Emerald Ash Borer (EAB) is an Asian beetle, first detected in Michigan in 2002. It has since killed tens of millions of ash trees in southeastern Michigan alone, with tens of millions more lost in Illinois, Indiana, Kentucky, Minnesota, Missouri, New York, Ohio, Ontario, Pennsylvania, Quebec, Virginia, West Virginia, and Wisconsin.
In addition to spreading by natural means, EAB can be transported to new areas in infested firewood, timber, and nursery stock. States and provinces have enacted intense quarantines against moving wood, but it has still cost municipalities, property owners, nursery operators and forest products industries tens of millions of dollars. The challenge before us is to reduce the loss of remaining elms and to choose suitable replacement trees for the ones we cannot save.
In North America, EAB is known to infest all species of ash (Fraxinus spp.). Ash can be recognized by the presence of compound leaves which are arranged opposite of one another on the branches.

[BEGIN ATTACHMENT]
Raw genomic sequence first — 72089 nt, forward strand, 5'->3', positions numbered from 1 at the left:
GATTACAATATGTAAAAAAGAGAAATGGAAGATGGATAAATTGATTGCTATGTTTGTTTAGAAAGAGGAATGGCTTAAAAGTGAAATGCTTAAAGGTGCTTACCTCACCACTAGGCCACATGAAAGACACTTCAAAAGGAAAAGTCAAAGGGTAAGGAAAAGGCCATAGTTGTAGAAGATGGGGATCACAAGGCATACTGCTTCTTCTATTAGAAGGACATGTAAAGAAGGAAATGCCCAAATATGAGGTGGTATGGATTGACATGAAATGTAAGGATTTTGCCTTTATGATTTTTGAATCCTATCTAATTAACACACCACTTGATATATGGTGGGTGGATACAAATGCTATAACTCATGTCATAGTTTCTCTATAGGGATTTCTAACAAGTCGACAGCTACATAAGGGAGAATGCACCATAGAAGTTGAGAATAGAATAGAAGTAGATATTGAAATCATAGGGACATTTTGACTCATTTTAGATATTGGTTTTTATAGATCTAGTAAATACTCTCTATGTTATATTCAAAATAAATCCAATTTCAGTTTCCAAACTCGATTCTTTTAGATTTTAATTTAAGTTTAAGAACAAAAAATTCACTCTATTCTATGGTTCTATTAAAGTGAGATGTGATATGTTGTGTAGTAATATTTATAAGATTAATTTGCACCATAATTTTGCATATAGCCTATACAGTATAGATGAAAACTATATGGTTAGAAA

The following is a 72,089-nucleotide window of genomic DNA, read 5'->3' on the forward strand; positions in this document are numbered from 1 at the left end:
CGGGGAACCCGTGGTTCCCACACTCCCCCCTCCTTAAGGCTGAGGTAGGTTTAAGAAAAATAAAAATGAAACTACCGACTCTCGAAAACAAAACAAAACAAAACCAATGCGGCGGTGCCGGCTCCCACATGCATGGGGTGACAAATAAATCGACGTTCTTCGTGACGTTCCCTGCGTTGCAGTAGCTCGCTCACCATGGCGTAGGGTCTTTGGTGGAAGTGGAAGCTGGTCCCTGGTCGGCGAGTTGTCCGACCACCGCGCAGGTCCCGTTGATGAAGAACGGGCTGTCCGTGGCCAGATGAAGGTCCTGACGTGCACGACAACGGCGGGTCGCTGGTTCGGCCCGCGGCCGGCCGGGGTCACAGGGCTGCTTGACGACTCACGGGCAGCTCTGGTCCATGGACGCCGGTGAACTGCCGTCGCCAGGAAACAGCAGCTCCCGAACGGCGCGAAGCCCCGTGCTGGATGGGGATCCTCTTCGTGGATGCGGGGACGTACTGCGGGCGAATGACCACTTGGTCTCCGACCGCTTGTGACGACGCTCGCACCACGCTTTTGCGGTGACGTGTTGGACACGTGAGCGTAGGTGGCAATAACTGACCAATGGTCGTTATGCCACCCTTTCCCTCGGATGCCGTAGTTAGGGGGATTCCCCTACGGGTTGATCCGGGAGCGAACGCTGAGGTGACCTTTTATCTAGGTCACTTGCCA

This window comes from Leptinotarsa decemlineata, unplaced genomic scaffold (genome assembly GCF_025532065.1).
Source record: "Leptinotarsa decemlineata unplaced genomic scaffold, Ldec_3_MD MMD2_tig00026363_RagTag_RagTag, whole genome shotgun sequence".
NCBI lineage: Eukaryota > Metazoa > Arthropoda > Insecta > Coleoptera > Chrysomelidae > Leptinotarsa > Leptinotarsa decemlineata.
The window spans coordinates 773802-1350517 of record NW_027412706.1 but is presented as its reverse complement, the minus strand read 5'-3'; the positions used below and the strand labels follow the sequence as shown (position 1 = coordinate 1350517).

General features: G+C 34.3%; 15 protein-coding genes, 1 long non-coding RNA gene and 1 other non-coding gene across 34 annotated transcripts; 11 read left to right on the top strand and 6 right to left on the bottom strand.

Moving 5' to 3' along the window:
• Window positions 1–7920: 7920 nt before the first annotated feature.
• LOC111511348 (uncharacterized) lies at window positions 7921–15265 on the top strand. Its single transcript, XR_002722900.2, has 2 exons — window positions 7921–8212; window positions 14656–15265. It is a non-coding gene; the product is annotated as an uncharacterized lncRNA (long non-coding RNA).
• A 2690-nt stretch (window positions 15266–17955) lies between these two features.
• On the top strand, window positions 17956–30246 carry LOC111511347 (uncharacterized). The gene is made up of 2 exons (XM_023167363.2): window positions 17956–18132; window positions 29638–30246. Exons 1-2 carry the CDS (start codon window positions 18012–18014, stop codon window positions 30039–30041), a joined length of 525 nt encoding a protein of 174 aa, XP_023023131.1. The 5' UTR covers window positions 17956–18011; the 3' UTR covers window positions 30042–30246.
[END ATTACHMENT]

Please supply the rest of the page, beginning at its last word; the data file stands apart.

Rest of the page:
Eggs are laid between layers of bark and in bark crevices. Larvae hatch in about one week and bore into the tree where they feed on the inner bark and phloem, creating “S”-shaped galleries. Larvae go through four feeding stages, and then excavate a pupal chamber in the fall, where they will overwinter as prepupae. Pupation occurs in late spring, and adults begin to emerge through “D”-shaped exit holes in May and early June. Adults will remain active until the end of summer.
A commonly encountered beetle, the six spotted green tiger beetle, Cicindela sexguttata, is often mistaken for EAB due to its similar appearance. It is a predator of small insects and is frequently found on hiking trails. There are other insects often mistaken for EAB as well.
Symptoms and Signs
New infestations are difficult to detect, as damage to the tree may not be apparent for up to three years. Symptoms of an infestation can include branch dieback in the upper crown, excessive epicormic branching on the tree trunk, and vertical bark splits. Woodpecker damage is sometimes apparent.
Courtesy of: USDA Forest Service Northeastern Area State and Private Forestry; NA-PR-05-04; (Revised August 2009)